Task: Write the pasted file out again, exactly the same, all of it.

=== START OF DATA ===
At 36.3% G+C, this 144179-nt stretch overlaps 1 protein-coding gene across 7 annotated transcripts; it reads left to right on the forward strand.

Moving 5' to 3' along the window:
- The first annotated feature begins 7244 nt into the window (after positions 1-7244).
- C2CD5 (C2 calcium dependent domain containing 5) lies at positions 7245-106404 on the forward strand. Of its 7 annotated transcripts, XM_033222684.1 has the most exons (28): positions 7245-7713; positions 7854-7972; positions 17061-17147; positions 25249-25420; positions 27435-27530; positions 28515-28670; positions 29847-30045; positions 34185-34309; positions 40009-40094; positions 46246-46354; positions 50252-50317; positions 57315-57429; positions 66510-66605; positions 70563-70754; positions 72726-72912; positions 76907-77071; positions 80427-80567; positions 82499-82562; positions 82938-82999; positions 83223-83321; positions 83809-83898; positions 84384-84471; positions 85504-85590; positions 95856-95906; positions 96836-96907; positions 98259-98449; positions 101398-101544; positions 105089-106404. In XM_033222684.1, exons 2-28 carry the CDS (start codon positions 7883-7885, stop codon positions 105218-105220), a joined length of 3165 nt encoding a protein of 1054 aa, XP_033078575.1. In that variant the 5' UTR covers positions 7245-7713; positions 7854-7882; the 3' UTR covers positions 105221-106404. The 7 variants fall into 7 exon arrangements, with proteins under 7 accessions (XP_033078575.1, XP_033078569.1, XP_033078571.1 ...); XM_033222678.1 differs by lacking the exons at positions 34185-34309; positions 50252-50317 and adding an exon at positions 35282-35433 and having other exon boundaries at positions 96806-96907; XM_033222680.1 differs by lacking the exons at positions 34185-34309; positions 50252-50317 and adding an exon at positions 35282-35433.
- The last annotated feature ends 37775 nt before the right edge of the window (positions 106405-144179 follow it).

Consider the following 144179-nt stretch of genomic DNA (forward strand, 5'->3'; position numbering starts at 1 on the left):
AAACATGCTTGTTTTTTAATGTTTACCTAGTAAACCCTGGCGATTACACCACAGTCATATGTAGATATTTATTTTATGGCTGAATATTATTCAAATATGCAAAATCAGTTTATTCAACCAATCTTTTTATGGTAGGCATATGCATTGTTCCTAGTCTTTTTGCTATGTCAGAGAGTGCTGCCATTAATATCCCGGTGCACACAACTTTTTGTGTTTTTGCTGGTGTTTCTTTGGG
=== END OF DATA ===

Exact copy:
At 36.3% G+C, this 144179-nt stretch overlaps 1 protein-coding gene across 7 annotated transcripts; it reads left to right on the forward strand.

Moving 5' to 3' along the window:
- The first annotated feature begins 7244 nt into the window (after positions 1-7244).
- C2CD5 (C2 calcium dependent domain containing 5) lies at positions 7245-106404 on the forward strand. Of its 7 annotated transcripts, XM_033222684.1 has the most exons (28): positions 7245-7713; positions 7854-7972; positions 17061-17147; positions 25249-25420; positions 27435-27530; positions 28515-28670; positions 29847-30045; positions 34185-34309; positions 40009-40094; positions 46246-46354; positions 50252-50317; positions 57315-57429; positions 66510-66605; positions 70563-70754; positions 72726-72912; positions 76907-77071; positions 80427-80567; positions 82499-82562; positions 82938-82999; positions 83223-83321; positions 83809-83898; positions 84384-84471; positions 85504-85590; positions 95856-95906; positions 96836-96907; positions 98259-98449; positions 101398-101544; positions 105089-106404. In XM_033222684.1, exons 2-28 carry the CDS (start codon positions 7883-7885, stop codon positions 105218-105220), a joined length of 3165 nt encoding a protein of 1054 aa, XP_033078575.1. In that variant the 5' UTR covers positions 7245-7713; positions 7854-7882; the 3' UTR covers positions 105221-106404. The 7 variants fall into 7 exon arrangements, with proteins under 7 accessions (XP_033078575.1, XP_033078569.1, XP_033078571.1 ...); XM_033222678.1 differs by lacking the exons at positions 34185-34309; positions 50252-50317 and adding an exon at positions 35282-35433 and having other exon boundaries at positions 96806-96907; XM_033222680.1 differs by lacking the exons at positions 34185-34309; positions 50252-50317 and adding an exon at positions 35282-35433.
- The last annotated feature ends 37775 nt before the right edge of the window (positions 106405-144179 follow it).

Consider the following 144179-nt stretch of genomic DNA (forward strand, 5'->3'; position numbering starts at 1 on the left):
AAACATGCTTGTTTTTTAATGTTTACCTAGTAAACCCTGGCGATTACACCACAGTCATATGTAGATATTTATTTTATGGCTGAATATTATTCAAATATGCAAAATCAGTTTATTCAACCAATCTTTTTATGGTAGGCATATGCATTGTTCCTAGTCTTTTTGCTATGTCAGAGAGTGCTGCCATTAATATCCCGGTGCACACAACTTTTTGTGTTTTTGCTGGTGTTTCTTTGGG